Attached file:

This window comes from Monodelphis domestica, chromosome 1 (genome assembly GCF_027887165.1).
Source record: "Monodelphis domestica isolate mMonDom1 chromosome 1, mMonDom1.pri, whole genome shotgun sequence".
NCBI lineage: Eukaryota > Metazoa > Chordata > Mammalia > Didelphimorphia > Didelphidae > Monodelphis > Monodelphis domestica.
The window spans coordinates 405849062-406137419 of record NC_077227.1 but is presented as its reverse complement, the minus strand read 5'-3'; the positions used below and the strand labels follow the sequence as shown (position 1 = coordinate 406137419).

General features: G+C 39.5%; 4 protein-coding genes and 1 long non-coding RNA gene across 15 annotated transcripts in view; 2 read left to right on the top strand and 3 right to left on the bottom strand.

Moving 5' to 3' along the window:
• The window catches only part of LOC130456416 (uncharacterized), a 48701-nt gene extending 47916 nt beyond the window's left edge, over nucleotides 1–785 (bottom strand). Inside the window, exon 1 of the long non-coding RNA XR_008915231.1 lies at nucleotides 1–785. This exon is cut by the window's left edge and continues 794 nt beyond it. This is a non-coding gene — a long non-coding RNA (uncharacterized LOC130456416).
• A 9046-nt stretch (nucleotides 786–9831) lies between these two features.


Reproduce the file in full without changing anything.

This window comes from Monodelphis domestica, chromosome 1 (genome assembly GCF_027887165.1).
Source record: "Monodelphis domestica isolate mMonDom1 chromosome 1, mMonDom1.pri, whole genome shotgun sequence".
NCBI lineage: Eukaryota > Metazoa > Chordata > Mammalia > Didelphimorphia > Didelphidae > Monodelphis > Monodelphis domestica.
The window spans coordinates 405849062-406137419 of record NC_077227.1 but is presented as its reverse complement, the minus strand read 5'-3'; the positions used below and the strand labels follow the sequence as shown (position 1 = coordinate 406137419).

General features: G+C 39.5%; 4 protein-coding genes and 1 long non-coding RNA gene across 15 annotated transcripts in view; 2 read left to right on the top strand and 3 right to left on the bottom strand.

Moving 5' to 3' along the window:
• The window catches only part of LOC130456416 (uncharacterized), a 48701-nt gene extending 47916 nt beyond the window's left edge, over nucleotides 1–785 (bottom strand). Inside the window, exon 1 of the long non-coding RNA XR_008915231.1 lies at nucleotides 1–785. This exon is cut by the window's left edge and continues 794 nt beyond it. This is a non-coding gene — a long non-coding RNA (uncharacterized LOC130456416).
• A 9046-nt stretch (nucleotides 786–9831) lies between these two features.